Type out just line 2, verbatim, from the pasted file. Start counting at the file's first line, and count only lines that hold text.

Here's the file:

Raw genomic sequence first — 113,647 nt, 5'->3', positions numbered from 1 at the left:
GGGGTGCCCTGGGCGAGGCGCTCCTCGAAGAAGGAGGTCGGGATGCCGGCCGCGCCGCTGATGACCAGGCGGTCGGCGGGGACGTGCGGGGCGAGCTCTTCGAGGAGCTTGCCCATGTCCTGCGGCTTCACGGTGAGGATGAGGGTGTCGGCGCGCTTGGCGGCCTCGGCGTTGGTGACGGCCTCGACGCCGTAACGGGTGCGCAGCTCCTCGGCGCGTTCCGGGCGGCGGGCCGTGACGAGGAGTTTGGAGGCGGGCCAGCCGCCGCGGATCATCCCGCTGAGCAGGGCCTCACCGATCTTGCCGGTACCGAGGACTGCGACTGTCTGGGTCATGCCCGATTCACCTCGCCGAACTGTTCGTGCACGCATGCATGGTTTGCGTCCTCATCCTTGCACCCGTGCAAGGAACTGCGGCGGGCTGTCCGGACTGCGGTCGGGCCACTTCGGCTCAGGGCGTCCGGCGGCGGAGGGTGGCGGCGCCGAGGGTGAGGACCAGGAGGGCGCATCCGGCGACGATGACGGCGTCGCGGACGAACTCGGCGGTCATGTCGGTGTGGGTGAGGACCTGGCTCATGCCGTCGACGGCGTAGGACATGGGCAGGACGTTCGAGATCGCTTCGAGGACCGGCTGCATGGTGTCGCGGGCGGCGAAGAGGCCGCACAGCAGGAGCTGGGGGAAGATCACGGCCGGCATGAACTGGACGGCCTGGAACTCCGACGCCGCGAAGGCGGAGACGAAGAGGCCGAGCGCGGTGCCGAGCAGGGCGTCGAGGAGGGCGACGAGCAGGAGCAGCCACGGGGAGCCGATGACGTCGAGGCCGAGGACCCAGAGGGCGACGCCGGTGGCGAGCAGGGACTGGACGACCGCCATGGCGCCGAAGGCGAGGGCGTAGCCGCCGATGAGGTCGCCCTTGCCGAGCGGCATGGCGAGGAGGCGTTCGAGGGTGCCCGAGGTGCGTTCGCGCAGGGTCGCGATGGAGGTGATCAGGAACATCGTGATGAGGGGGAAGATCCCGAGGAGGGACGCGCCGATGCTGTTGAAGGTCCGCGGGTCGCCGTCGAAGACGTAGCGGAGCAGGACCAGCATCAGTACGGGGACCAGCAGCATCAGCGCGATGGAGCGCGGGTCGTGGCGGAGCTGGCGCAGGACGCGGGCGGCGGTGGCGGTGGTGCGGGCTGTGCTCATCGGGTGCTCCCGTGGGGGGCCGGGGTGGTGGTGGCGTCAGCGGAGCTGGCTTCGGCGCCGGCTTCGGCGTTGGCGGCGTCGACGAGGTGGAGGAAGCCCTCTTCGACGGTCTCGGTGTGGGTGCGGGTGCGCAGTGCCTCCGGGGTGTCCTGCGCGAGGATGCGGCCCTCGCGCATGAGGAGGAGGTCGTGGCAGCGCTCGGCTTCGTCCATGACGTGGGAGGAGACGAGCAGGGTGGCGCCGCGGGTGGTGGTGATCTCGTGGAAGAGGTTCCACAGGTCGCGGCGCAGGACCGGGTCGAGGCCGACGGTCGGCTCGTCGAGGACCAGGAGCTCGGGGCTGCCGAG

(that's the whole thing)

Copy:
GGGGTGCCCTGGGCGAGGCGCTCCTCGAAGAAGGAGGTCGGGATGCCGGCCGCGCCGCTGATGACCAGGCGGTCGGCGGGGACGTGCGGGGCGAGCTCTTCGAGGAGCTTGCCCATGTCCTGCGGCTTCACGGTGAGGATGAGGGTGTCGGCGCGCTTGGCGGCCTCGGCGTTGGTGACGGCCTCGACGCCGTAACGGGTGCGCAGCTCCTCGGCGCGTTCCGGGCGGCGGGCCGTGACGAGGAGTTTGGAGGCGGGCCAGCCGCCGCGGATCATCCCGCTGAGCAGGGCCTCACCGATCTTGCCGGTACCGAGGACTGCGACTGTCTGGGTCATGCCCGATTCACCTCGCCGAACTGTTCGTGCACGCATGCATGGTTTGCGTCCTCATCCTTGCACCCGTGCAAGGAACTGCGGCGGGCTGTCCGGACTGCGGTCGGGCCACTTCGGCTCAGGGCGTCCGGCGGCGGAGGGTGGCGGCGCCGAGGGTGAGGACCAGGAGGGCGCATCCGGCGACGATGACGGCGTCGCGGACGAACTCGGCGGTCATGTCGGTGTGGGTGAGGACCTGGCTCATGCCGTCGACGGCGTAGGACATGGGCAGGACGTTCGAGATCGCTTCGAGGACCGGCTGCATGGTGTCGCGGGCGGCGAAGAGGCCGCACAGCAGGAGCTGGGGGAAGATCACGGCCGGCATGAACTGGACGGCCTGGAACTCCGACGCCGCGAAGGCGGAGACGAAGAGGCCGAGCGCGGTGCCGAGCAGGGCGTCGAGGAGGGCGACGAGCAGGAGCAGCCACGGGGAGCCGATGACGTCGAGGCCGAGGACCCAGAGGGCGACGCCGGTGGCGAGCAGGGACTGGACGACCGCCATGGCGCCGAAGGCGAGGGCGTAGCCGCCGATGAGGTCGCCCTTGCCGAGCGGCATGGCGAGGAGGCGTTCGAGGGTGCCCGAGGTGCGTTCGCGCAGGGTCGCGATGGAGGTGATCAGGAACATCGTGATGAGGGGGAAGATCCCGAGGAGGGACGCGCCGATGCTGTTGAAGGTCCGCGGGTCGCCGTCGAAGACGTAGCGGAGCAGGACCAGCATCAGTACGGGGACCAGCAGCATCAGCGCGATGGAGCGCGGGTCGTGGCGGAGCTGGCGCAGGACGCGGGCGGCGGTGGCGGTGGTGCGGGCTGTGCTCATCGGGTGCTCCCGTGGGGGGCCGGGGTGGTGGTGGCGTCAGCGGAGCTGGCTTCGGCGCCGGCTTCGGCGTTGGCGGCGTCGACGAGGTGGAGGAAGCCCTCTTCGACGGTCTCGGTGTGGGTGCGGGTGCGCAGTGCCTCCGGGGTGTCCTGCGCGAGGATGCGGCCCTCGCGCATGAGGAGGAGGTCGTGGCAGCGCTCGGCTTCGTCCATGACGTGGGAGGAGACGAGCAGGGTGGCGCCGCGGGTGGTGGTGATCTCGTGGAAGAGGTTCCACAGGTCGCGGCGCAGGACCGGGTCGAGGCCGACGGTCGGCTCGTCGAGGACCAGGAGCTCGGGGCTGCCGAG